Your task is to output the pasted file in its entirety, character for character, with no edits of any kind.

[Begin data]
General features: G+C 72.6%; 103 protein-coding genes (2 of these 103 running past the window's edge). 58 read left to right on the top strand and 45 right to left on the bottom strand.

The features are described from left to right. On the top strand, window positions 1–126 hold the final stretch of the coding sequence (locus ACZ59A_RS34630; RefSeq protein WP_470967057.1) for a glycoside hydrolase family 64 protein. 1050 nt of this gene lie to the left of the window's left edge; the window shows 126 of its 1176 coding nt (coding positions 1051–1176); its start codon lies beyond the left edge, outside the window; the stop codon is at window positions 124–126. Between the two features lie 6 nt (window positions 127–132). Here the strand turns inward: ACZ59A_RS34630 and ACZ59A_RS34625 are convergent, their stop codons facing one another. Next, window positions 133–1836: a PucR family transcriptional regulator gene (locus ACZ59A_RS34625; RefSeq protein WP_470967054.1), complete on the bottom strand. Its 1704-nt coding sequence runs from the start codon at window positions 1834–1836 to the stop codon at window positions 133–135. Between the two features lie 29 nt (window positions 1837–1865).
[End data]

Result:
General features: G+C 72.6%; 103 protein-coding genes (2 of these 103 running past the window's edge). 58 read left to right on the top strand and 45 right to left on the bottom strand.

The features are described from left to right. On the top strand, window positions 1–126 hold the final stretch of the coding sequence (locus ACZ59A_RS34630; RefSeq protein WP_470967057.1) for a glycoside hydrolase family 64 protein. 1050 nt of this gene lie to the left of the window's left edge; the window shows 126 of its 1176 coding nt (coding positions 1051–1176); its start codon lies beyond the left edge, outside the window; the stop codon is at window positions 124–126. Between the two features lie 6 nt (window positions 127–132). Here the strand turns inward: ACZ59A_RS34630 and ACZ59A_RS34625 are convergent, their stop codons facing one another. Next, window positions 133–1836: a PucR family transcriptional regulator gene (locus ACZ59A_RS34625; RefSeq protein WP_470967054.1), complete on the bottom strand. Its 1704-nt coding sequence runs from the start codon at window positions 1834–1836 to the stop codon at window positions 133–135. Between the two features lie 29 nt (window positions 1837–1865).